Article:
No doubt today’s biggest news in the LBS and mobile blogosphere is that Microsoft and Nokia are forming a strategic partnership in the smartphone market. It’s early days for any form of conclusions, but we can try to make some predictions on what impact this may have on the market for Location Based Services on mobile phones.
The companies have issued a joint press release. Together they speak defiantly “There are other mobile ecosystems. We will disrupt them”. Interestingly, the brand NAVTEQ is mentioned separately as a key asset of the joint effort, as if emphasizing the strength of the combination of platforms for LBS application builders. Here’s how I think this will play out
Maps just became that much cheaper for Microsoft
In spite of common perception, digital maps are not free. They are actually sold by companies such as Tele Atlas, AND and… NAVTEQ. Because of the high investments needed to build a new mapping database, a de facto worldwide oligopoly has formed around a handful of companies that have global reach in this space. The fact that most of them have been gobbled up by big players, doesn’t mean they are not selling this data to third parties (e.g. Google). The awkwardness of this situation becomes apparent through the continued efforts of Google to become less dependent of them. Microsoft has just stricken a major cost of their mapping platform and will certainly use this new asset to reach more countries with LBS for fewer costs.
Free turn-by-turn navigation (in Europe!)
Microsoft put in a great fight making Bing Maps as gorgeous as Google’s, but was never able to offer navigation. Part of the reason for that are the additional costs for performing live navigation on procured data. Another part is the technical capacity to do turn-by-turn instructions on a moving handset. The deal with Nokia tackles both problems. This is great news especially for European smartphone users. The Google navigation option is only viable within country borders, due to restricitive costs of data-roaming and offline navigation is still comes from premium-cost apps.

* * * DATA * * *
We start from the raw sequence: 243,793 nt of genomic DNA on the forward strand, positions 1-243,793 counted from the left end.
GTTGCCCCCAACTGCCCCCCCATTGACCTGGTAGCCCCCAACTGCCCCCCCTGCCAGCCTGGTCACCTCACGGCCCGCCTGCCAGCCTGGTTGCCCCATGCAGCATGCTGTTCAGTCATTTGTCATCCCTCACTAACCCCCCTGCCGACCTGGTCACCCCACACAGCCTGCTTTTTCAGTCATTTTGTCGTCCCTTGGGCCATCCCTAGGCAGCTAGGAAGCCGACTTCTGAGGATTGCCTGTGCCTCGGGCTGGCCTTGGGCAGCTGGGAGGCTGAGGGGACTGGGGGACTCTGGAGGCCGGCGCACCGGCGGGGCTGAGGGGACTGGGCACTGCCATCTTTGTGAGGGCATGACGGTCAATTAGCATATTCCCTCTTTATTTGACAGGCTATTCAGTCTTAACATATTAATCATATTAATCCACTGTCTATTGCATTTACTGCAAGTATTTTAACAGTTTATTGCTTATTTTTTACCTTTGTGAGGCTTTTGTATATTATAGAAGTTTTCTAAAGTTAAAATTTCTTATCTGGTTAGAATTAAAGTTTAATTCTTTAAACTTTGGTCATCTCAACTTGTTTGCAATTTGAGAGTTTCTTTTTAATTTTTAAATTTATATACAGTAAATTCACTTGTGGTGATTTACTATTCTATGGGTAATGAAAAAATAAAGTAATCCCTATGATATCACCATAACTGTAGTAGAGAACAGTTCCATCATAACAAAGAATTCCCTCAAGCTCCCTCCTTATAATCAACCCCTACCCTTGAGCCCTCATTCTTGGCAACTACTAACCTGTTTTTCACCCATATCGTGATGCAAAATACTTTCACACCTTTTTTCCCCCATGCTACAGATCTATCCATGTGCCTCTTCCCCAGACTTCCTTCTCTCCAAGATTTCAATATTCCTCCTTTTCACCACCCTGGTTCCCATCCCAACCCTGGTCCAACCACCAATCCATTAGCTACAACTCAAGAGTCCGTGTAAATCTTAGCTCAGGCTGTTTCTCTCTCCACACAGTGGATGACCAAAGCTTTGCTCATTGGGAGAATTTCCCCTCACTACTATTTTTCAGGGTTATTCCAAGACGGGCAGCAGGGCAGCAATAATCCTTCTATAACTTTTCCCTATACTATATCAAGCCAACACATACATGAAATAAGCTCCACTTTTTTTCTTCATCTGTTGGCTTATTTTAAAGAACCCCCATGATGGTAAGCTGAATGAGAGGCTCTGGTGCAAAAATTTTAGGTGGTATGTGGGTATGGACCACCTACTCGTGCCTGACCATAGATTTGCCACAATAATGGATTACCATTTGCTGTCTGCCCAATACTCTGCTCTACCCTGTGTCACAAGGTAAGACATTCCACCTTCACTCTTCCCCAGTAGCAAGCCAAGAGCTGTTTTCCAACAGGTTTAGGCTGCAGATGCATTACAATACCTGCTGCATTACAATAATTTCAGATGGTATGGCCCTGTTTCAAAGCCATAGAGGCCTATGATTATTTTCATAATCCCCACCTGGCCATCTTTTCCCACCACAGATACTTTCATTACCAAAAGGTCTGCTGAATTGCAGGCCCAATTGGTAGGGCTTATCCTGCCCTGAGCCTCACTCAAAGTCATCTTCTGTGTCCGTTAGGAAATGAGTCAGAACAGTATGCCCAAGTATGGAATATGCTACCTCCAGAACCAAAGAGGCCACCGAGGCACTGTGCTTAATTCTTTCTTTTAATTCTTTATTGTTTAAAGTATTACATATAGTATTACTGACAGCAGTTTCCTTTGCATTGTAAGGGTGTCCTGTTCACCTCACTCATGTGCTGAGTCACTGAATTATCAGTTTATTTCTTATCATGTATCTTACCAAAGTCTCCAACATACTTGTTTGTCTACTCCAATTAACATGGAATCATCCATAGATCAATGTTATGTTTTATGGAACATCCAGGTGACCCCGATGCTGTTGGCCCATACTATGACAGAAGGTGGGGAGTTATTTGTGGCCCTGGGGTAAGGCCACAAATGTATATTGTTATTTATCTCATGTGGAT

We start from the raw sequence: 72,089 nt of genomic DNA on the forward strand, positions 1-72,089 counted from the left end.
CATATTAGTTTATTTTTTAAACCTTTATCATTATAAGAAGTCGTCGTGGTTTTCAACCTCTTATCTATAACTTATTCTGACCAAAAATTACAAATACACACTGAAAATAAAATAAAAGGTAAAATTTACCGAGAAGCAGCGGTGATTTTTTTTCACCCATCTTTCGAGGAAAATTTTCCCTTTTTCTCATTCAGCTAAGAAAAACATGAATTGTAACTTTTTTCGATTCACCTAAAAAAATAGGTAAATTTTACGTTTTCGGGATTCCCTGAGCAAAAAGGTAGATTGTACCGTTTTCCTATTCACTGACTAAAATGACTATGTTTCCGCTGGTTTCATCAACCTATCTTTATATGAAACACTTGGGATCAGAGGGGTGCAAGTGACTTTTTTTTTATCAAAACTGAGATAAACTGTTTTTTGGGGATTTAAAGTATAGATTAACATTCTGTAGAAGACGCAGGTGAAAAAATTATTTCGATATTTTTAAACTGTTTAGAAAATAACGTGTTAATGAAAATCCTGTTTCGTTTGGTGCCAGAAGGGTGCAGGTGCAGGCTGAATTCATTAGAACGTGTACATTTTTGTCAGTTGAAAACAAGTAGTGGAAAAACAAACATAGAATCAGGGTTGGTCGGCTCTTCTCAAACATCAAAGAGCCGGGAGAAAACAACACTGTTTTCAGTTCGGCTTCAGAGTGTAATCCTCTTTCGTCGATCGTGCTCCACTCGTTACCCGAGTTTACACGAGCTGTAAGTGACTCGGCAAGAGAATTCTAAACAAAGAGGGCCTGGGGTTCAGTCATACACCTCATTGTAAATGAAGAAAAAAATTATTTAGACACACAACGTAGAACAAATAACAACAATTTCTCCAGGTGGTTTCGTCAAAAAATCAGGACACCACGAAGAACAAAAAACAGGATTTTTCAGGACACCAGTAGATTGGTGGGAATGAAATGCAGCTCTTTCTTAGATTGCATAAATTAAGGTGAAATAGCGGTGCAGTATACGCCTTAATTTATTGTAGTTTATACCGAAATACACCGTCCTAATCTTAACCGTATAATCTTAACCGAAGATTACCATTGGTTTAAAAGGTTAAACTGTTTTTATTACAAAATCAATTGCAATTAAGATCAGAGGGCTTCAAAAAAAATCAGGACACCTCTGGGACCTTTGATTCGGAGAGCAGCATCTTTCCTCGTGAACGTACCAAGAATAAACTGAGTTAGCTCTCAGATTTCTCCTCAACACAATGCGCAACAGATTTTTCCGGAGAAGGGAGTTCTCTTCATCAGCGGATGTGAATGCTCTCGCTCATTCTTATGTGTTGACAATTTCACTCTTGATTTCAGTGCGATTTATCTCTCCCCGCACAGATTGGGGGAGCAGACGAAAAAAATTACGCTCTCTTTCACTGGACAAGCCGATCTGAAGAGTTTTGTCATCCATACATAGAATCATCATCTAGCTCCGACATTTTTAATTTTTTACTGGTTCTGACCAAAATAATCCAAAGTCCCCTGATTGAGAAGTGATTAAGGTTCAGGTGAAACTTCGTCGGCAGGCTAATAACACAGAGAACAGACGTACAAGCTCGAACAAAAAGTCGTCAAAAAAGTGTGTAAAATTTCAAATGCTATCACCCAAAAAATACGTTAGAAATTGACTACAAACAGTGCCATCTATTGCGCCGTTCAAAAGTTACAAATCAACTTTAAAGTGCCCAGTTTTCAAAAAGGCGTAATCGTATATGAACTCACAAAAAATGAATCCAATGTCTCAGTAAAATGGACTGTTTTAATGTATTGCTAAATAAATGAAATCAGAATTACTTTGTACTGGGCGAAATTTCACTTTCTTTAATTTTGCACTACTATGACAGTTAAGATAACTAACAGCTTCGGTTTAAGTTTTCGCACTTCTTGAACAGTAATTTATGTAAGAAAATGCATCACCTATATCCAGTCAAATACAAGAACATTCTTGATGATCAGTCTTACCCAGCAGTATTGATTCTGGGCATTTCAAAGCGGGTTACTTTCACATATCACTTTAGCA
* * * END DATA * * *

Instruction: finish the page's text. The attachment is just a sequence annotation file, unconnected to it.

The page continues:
Superior APIs for LBS App developers
Location Based Services Apps, as well as any type of geomarketing campaign or analytics tool, depend on excellent mapping API’s. Unbeknown to many users, behind the scenes there are webs of dependencies on API’s and cloud data services to bring these location services to the phone. Microsoft and Nokia jointly offer a great combination of mapping and data services to developers that are now obliged to use sometimes competing services (e.g. foursquare using google maps). I’m going out on a limb a bit on this one, but since the NAVTEQ database has millions of important POIs, such as restaurants, business listings and retail outlets, it would not surprise me if these will be made available for free to LBS App builders. Remember that in order for foursquare to have you check-in, they need a huge database of places.
Google has a huge competitive advantage over foursquare and Facebook for having their own Mapping services and Places database already linked to Latitude. Microsoft and Nokia can now offer a similar disambiguated database of check-in spots to App builders such as facebook and foursquare, since they have no skin in this game. They both just want to offer a platform.